THE NEXT WAVE OF CHAMPIONSHIP DROUGHTS

As the League Divisional Series’ wrapped up this week, we saw the continuation of the Cleveland Indians’ World Championship drought advance to an agonizing 69 years.  With the 108 year dry spell of the Chicago Cubs ending last year, much has been publicized of the plight of the Indians.

At closer look, there is a new generation of dry spells in Major League Baseball.  The Expansion Era of baseball began in 1961 when the American League expanded to Washington and Southern California.  The clubs that began play that year were the current day Angels and Texas Rangers (who moved from our Nation’s Capitol following the 1971 season).  In 1962, the National League expanded to New York (Mets) and Houston (current day Astros).  1969 saw both leagues expand when the Seattle Pilots and Kansas City Royals joined the American League. The San Diego Padres and Montreal Expos also joined the National League.  The Pilots would move to Milwaukee the following spring and become the current day Milwaukee Brewers.  The Expos franchise relocated to Washington in 2005 and became the current day Washington Nationals.

The expansion era continued in 1977 when the Seattle Mariners and Toronto Blue Jays joined the AL.  In 1993 it was the NL’s turn to welcome the Florida Marlins (now the Miami Marlins) and Colorado Rockies.  The expansion era ended in 1998 when the Arizona Diamondbacks joined the National League and the Tampa Bay Rays franchise joined the American League.

 

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The 2005 Houston Astros celebrate after winning the National League Championship.

 

Now that I gave everybody a baseball history lesson I’ll get to the point.

I still have trouble wrapping my head around the fact that the Houston Astros are competing for the American League championship.  After 50 years in the National League, including a National League championship in 2005, the Astros moved to the American League in 2013.  That trip to the Fall Classic in 2005 was the franchise’s only appearance.  They would be swept by another drought-beater, the Chicago White Sox.  That World Championship was the Pale Hose’s first title since 1917, they haven’t been back to the Fall Classic since.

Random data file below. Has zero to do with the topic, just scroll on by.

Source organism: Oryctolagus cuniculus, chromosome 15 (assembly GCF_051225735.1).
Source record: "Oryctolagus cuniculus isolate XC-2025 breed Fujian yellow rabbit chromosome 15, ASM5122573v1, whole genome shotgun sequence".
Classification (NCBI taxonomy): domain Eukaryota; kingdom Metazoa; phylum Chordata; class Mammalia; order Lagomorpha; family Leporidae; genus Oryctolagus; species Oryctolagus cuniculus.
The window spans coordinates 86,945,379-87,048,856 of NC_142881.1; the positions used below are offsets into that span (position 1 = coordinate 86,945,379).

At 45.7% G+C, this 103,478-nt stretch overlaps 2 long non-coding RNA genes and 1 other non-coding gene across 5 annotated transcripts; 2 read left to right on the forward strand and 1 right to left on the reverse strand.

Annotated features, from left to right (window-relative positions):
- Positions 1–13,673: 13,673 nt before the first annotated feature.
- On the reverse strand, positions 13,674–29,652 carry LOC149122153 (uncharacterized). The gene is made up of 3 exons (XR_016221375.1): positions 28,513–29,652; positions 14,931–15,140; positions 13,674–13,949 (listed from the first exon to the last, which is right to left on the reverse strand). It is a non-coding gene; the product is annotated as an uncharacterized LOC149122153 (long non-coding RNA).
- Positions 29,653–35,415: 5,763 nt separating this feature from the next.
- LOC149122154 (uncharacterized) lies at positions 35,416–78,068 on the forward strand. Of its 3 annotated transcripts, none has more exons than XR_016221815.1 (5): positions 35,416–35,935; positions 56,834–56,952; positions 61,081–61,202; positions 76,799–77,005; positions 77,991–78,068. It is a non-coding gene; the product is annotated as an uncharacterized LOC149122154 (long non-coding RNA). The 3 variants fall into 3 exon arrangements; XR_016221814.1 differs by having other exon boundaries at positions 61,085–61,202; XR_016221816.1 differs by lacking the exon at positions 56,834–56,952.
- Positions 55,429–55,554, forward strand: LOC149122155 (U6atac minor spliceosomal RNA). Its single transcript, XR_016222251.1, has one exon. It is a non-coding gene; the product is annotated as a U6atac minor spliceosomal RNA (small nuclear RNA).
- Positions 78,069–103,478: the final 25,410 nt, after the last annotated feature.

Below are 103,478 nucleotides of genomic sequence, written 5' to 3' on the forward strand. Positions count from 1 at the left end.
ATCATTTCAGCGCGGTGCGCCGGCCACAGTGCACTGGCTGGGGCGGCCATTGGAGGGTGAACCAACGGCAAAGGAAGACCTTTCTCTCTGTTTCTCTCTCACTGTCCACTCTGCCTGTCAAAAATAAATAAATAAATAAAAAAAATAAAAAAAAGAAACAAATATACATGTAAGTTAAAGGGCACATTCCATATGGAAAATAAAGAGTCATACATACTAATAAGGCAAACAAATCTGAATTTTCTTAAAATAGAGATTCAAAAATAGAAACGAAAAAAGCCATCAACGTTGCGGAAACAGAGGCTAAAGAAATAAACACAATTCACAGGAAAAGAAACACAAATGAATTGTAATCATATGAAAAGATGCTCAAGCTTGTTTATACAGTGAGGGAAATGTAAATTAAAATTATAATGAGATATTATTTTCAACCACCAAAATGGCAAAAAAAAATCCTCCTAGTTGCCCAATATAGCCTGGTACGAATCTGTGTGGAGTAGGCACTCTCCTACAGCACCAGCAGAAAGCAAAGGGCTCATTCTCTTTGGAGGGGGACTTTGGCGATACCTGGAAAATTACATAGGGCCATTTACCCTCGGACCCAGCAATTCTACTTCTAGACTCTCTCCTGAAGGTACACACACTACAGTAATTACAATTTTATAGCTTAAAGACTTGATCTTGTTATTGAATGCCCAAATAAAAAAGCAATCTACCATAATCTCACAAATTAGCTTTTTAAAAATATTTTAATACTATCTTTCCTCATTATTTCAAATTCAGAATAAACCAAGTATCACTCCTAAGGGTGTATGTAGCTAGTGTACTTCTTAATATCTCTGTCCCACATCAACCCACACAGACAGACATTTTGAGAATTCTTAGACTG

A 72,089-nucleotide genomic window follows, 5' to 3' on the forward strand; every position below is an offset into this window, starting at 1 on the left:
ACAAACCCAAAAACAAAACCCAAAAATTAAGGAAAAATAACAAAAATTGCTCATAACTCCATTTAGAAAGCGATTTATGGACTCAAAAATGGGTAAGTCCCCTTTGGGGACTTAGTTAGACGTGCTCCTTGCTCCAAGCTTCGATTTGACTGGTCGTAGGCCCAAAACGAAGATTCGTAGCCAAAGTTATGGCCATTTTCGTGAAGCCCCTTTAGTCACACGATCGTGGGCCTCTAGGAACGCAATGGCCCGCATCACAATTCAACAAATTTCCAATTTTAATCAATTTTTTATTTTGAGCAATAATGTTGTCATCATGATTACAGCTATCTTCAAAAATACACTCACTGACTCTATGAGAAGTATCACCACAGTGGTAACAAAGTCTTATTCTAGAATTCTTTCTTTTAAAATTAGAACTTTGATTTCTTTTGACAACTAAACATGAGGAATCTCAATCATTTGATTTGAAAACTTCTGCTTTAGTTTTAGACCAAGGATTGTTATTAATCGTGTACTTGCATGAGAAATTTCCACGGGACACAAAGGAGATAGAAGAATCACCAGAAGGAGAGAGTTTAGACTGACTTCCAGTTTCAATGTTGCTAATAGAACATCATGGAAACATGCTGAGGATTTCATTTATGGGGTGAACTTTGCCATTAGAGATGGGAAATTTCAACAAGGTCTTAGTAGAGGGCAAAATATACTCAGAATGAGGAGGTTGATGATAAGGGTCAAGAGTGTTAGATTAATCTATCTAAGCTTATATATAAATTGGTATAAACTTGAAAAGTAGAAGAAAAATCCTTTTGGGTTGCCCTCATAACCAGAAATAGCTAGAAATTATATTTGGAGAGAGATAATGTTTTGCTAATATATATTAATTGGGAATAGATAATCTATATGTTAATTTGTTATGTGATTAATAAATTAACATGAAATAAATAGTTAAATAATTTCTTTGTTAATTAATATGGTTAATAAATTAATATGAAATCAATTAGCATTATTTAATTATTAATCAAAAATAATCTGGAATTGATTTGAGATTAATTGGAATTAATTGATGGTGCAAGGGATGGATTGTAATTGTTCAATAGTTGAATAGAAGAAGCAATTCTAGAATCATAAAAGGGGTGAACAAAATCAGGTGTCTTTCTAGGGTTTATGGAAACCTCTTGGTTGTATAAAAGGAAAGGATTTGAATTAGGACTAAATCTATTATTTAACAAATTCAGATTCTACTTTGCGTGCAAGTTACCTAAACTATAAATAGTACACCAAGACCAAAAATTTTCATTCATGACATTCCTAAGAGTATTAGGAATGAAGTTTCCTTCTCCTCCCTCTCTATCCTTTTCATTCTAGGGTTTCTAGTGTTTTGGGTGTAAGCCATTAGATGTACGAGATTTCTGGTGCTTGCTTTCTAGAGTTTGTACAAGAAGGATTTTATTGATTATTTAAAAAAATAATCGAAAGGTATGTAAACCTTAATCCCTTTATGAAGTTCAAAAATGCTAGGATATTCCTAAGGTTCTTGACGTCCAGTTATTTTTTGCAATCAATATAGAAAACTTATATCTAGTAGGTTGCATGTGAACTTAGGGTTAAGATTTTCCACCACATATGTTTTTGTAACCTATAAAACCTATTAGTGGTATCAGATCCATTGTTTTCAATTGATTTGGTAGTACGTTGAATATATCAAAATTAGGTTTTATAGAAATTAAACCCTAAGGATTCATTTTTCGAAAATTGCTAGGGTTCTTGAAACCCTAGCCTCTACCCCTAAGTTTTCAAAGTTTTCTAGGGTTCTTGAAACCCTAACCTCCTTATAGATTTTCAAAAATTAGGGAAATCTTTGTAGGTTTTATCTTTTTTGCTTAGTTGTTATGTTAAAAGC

Getting back to the Astros, their drought is now going on 55 years without a World Series title.  Can the Astros be the drought-enders this year?

 

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The Washington Nationals were eliminated from playoff contention by the Chicago Cubs in 5 games.  The Expos/Nationals franchise has never appeared in the World Series.

 

With so much being made of the Indians early exit, there was another team that is almost under the radar.  When the Washington Nationals lost the National League Division Series to the Cubs, that made 48 consecutive years without an appearance in the World Series.  The closest this franchise has come to a Fall Classic berth was a dramatic five-game loss to the Dodgers in the then best-of-five NLCS in 1981.

 

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The Seattle Mariners won an MLB record 116 games in 2001.  The Mariners have yet to appear in the World Series.

 

There is another franchise that has not seen the Fall Classic.  The Seattle Mariners drought began with their inception in 1977.  That’s forty years and counting in the Pacific Northwest without a trip to the World Series.

Looking at the rest of the expansion classes that I mentioned in the opening, the Rangers, Astros, Padres, Brewers, Rockies and Rays have all made Series appearances and have lost.  The Rangers (2010 & 2011) and Padres (1984 & 1998) are the only two of these franchises to appear more than once.  The Brewers won the 1982 American League title, they have been members of the National League since 1998.

Will the drought of the Houston Astros, the team that switched leagues after half a century, come to an end this year?  Will a metropolitan area that was ravaged by a hurricane in August finally see the top of the baseball heap this fall?  To be continued!

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